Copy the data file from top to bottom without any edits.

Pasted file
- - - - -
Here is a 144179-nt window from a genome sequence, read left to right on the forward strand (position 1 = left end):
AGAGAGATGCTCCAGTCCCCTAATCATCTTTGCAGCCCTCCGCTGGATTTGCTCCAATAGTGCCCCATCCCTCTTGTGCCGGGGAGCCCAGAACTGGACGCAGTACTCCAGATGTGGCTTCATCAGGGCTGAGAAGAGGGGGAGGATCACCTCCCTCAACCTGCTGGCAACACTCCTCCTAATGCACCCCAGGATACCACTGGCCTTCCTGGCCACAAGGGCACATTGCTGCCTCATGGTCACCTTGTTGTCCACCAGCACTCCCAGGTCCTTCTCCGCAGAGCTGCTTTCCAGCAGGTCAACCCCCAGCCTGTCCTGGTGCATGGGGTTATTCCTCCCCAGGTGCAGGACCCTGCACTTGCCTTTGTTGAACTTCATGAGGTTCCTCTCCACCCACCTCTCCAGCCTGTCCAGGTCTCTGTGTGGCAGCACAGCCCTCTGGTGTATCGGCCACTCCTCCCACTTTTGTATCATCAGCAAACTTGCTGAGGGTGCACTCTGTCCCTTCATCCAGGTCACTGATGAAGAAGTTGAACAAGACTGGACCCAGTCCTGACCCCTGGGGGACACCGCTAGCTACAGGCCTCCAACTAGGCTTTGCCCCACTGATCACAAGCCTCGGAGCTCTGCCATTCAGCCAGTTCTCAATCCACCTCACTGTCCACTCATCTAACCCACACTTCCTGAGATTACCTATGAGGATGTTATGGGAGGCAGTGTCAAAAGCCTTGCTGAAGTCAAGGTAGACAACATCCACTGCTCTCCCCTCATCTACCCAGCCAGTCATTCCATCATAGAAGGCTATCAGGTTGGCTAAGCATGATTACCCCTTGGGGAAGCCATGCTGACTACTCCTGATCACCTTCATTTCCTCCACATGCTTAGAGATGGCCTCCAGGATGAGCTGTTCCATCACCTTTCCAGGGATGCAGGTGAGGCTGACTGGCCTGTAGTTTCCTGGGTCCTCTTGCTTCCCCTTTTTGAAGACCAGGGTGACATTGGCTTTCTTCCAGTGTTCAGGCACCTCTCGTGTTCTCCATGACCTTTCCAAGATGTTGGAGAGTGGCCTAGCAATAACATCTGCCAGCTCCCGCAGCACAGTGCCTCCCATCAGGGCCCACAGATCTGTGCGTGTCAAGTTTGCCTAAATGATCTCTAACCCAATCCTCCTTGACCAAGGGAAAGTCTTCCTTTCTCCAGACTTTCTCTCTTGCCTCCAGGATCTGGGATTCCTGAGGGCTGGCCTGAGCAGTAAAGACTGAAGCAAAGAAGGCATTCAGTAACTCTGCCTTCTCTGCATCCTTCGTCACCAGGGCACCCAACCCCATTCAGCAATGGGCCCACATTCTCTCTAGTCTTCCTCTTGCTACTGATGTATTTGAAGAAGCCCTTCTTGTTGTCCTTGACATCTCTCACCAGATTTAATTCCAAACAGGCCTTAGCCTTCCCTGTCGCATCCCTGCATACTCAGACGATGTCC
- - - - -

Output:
Here is a 144179-nt window from a genome sequence, read left to right on the forward strand (position 1 = left end):
AGAGAGATGCTCCAGTCCCCTAATCATCTTTGCAGCCCTCCGCTGGATTTGCTCCAATAGTGCCCCATCCCTCTTGTGCCGGGGAGCCCAGAACTGGACGCAGTACTCCAGATGTGGCTTCATCAGGGCTGAGAAGAGGGGGAGGATCACCTCCCTCAACCTGCTGGCAACACTCCTCCTAATGCACCCCAGGATACCACTGGCCTTCCTGGCCACAAGGGCACATTGCTGCCTCATGGTCACCTTGTTGTCCACCAGCACTCCCAGGTCCTTCTCCGCAGAGCTGCTTTCCAGCAGGTCAACCCCCAGCCTGTCCTGGTGCATGGGGTTATTCCTCCCCAGGTGCAGGACCCTGCACTTGCCTTTGTTGAACTTCATGAGGTTCCTCTCCACCCACCTCTCCAGCCTGTCCAGGTCTCTGTGTGGCAGCACAGCCCTCTGGTGTATCGGCCACTCCTCCCACTTTTGTATCATCAGCAAACTTGCTGAGGGTGCACTCTGTCCCTTCATCCAGGTCACTGATGAAGAAGTTGAACAAGACTGGACCCAGTCCTGACCCCTGGGGGACACCGCTAGCTACAGGCCTCCAACTAGGCTTTGCCCCACTGATCACAAGCCTCGGAGCTCTGCCATTCAGCCAGTTCTCAATCCACCTCACTGTCCACTCATCTAACCCACACTTCCTGAGATTACCTATGAGGATGTTATGGGAGGCAGTGTCAAAAGCCTTGCTGAAGTCAAGGTAGACAACATCCACTGCTCTCCCCTCATCTACCCAGCCAGTCATTCCATCATAGAAGGCTATCAGGTTGGCTAAGCATGATTACCCCTTGGGGAAGCCATGCTGACTACTCCTGATCACCTTCATTTCCTCCACATGCTTAGAGATGGCCTCCAGGATGAGCTGTTCCATCACCTTTCCAGGGATGCAGGTGAGGCTGACTGGCCTGTAGTTTCCTGGGTCCTCTTGCTTCCCCTTTTTGAAGACCAGGGTGACATTGGCTTTCTTCCAGTGTTCAGGCACCTCTCGTGTTCTCCATGACCTTTCCAAGATGTTGGAGAGTGGCCTAGCAATAACATCTGCCAGCTCCCGCAGCACAGTGCCTCCCATCAGGGCCCACAGATCTGTGCGTGTCAAGTTTGCCTAAATGATCTCTAACCCAATCCTCCTTGACCAAGGGAAAGTCTTCCTTTCTCCAGACTTTCTCTCTTGCCTCCAGGATCTGGGATTCCTGAGGGCTGGCCTGAGCAGTAAAGACTGAAGCAAAGAAGGCATTCAGTAACTCTGCCTTCTCTGCATCCTTCGTCACCAGGGCACCCAACCCCATTCAGCAATGGGCCCACATTCTCTCTAGTCTTCCTCTTGCTACTGATGTATTTGAAGAAGCCCTTCTTGTTGTCCTTGACATCTCTCACCAGATTTAATTCCAAACAGGCCTTAGCCTTCCCTGTCGCATCCCTGCATACTCAGACGATGTCC